Four nations forge powerful Pacific Alliance trade bloc
Presidents of Chile, Colombia, Peru and Mexico sign new economic agreement
Leaders want to establish trade links with Asia and other pacific nations
The presidents of Chile, Colombia, Peru and Mexico signed an agreement on June 6 forging a new economic bloc called the Pacific Alliance, which aims to challenge other regional groups, such as Mercosur, the Andean Pact and the leftist Bolivian Alliance of the Americas (ALBA).
The leaders of the countries that comprise the new integration pact say they want to set up trade links with Asia and other nations in the Pacific.
With a combined population of 215 million and GDP of $2 trillion, the new bloc ranks as the ninth economy in the world, on the same scale as Italy.
"It is the most important integration process of Latin America," said Colombian President Juan Manuel Santos, who played down suggestions that the new alliance would strongly compete with other blocs. "It is not an exclusive group and will be open to other countries," he said.
But only Costa Rica, which announced its intentions to join, and Panama, have been given observer status. Ecuador, situated in the middle of the Pacific Alliance nations, and which is led by fiery leftist Rafael Correa, was conspicuously absent from last week's meeting.
Nevertheless, Ecuador has begun consultations on attaining full membership of Mercosur, which is made up of Argentina, Brazil, Paraguay and Uruguay.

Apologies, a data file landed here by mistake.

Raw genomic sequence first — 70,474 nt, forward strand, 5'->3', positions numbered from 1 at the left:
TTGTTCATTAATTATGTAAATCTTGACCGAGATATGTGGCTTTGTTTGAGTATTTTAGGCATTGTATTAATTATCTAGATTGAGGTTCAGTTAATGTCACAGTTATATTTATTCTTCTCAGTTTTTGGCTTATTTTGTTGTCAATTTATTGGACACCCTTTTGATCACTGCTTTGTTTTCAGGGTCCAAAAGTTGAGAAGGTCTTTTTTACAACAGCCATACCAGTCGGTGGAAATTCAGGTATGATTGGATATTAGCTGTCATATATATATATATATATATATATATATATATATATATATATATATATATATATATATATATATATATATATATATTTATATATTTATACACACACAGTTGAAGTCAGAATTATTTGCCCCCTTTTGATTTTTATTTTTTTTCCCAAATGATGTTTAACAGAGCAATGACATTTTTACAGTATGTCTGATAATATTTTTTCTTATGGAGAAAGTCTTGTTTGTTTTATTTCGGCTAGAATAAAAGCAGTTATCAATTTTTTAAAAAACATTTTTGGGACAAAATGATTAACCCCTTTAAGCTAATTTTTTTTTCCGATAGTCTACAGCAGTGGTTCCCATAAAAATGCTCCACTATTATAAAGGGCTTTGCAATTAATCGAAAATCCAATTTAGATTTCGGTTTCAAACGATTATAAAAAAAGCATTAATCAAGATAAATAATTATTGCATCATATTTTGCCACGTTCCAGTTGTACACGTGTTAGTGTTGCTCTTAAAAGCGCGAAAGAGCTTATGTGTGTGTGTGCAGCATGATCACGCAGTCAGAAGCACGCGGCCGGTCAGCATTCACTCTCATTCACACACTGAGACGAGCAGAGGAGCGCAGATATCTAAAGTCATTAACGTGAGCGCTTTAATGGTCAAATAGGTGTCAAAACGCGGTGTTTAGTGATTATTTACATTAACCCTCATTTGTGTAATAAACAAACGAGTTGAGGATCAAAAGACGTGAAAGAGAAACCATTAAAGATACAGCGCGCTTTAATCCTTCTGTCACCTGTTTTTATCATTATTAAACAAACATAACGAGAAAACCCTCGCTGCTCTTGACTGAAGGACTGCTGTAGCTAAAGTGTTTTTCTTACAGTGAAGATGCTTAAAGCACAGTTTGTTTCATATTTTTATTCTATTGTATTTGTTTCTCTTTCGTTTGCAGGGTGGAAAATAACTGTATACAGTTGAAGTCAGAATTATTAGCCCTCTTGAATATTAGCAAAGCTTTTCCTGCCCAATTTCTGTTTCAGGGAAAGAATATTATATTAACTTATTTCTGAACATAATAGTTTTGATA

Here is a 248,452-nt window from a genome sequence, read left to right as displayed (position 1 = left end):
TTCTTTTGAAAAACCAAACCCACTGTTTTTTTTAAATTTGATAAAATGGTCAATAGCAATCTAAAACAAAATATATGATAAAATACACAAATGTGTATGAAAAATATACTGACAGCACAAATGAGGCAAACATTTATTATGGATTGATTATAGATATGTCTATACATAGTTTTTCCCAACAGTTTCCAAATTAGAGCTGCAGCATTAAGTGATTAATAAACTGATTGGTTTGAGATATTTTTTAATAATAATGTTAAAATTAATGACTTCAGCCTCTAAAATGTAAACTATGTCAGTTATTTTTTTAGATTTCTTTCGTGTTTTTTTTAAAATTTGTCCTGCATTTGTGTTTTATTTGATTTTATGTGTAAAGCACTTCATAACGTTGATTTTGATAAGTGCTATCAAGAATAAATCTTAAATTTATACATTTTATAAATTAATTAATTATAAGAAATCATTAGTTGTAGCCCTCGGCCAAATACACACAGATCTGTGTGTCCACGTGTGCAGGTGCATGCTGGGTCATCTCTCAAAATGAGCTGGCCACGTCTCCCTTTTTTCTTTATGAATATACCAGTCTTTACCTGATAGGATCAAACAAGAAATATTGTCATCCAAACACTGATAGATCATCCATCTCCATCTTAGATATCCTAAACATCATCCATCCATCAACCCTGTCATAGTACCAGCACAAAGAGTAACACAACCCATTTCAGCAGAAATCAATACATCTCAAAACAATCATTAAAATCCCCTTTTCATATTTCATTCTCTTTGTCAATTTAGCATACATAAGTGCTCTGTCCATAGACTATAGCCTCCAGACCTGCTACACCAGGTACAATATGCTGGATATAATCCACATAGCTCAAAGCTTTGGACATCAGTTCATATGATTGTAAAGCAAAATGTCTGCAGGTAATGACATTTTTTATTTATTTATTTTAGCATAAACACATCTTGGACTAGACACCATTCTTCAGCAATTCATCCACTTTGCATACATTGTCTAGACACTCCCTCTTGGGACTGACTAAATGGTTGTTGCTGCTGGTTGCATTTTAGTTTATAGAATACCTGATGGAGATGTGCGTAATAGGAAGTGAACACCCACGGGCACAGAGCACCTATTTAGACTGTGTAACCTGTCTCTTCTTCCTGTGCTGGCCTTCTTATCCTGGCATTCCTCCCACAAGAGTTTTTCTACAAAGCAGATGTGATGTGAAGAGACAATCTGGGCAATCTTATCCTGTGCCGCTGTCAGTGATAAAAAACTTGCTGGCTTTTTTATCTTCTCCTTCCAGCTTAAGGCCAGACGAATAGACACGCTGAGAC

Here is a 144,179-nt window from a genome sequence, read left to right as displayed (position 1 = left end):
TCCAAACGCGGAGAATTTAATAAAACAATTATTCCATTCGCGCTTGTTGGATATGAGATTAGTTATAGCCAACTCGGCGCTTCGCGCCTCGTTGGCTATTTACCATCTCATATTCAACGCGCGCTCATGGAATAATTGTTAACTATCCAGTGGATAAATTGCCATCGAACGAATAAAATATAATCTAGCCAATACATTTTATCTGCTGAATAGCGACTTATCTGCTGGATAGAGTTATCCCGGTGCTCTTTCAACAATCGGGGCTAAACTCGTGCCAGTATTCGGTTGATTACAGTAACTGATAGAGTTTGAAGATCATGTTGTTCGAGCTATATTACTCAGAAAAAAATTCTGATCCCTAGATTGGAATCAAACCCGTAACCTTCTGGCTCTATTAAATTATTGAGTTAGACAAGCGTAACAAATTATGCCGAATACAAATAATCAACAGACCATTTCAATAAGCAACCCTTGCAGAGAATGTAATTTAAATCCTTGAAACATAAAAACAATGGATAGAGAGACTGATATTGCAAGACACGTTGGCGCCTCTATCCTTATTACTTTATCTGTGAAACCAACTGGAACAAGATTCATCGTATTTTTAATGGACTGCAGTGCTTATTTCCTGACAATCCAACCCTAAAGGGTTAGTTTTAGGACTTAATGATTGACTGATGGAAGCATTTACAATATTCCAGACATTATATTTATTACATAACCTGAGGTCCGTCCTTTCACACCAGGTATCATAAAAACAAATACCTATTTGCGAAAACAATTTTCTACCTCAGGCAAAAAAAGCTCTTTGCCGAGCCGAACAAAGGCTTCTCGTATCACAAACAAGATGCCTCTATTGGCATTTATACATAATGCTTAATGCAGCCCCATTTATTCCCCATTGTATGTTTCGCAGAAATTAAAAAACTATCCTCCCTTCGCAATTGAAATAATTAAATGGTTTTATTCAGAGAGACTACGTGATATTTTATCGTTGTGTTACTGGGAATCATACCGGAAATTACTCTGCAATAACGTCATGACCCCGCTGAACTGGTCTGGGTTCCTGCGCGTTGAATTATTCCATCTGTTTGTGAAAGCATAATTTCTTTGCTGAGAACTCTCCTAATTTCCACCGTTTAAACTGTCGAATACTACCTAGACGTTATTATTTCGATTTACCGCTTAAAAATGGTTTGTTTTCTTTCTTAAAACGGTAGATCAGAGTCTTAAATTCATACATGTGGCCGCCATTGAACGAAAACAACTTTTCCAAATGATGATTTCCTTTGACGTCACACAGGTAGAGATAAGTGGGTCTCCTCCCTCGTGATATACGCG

"We've started procedures for the incorporation of Ecuador and a second round is now scheduled to take place in Quito," say Argentinean sources, as quoted in the MercoPress news website. Mexico, Colombia and Chile are the Latin American countries with the most open economies and have all signed free trade pacts with the United States.
Peruvian President Ollanta Humala, who inherited a fast-growing economy from his predecessor Alan García last year, also emphasized that the Pacific Alliance is "non-confrontational and non-ideological."
In the past, the Andean Pact has failed to negotiate a free-trade treaty with the European Union, and Mercosur is divided over the protectionist policies Argentina imposes on its neighbors.
Delegations from Australia and Japan were present at the treaty-signing ceremony held in Antofagasta, Chile.
Chilean President Sebastián Piñera said that the Asia-Pacific region has become a "viable area" for new investment, especially for Latin America.
In 2011, Latin America exported around $71 billion worth of products to the region.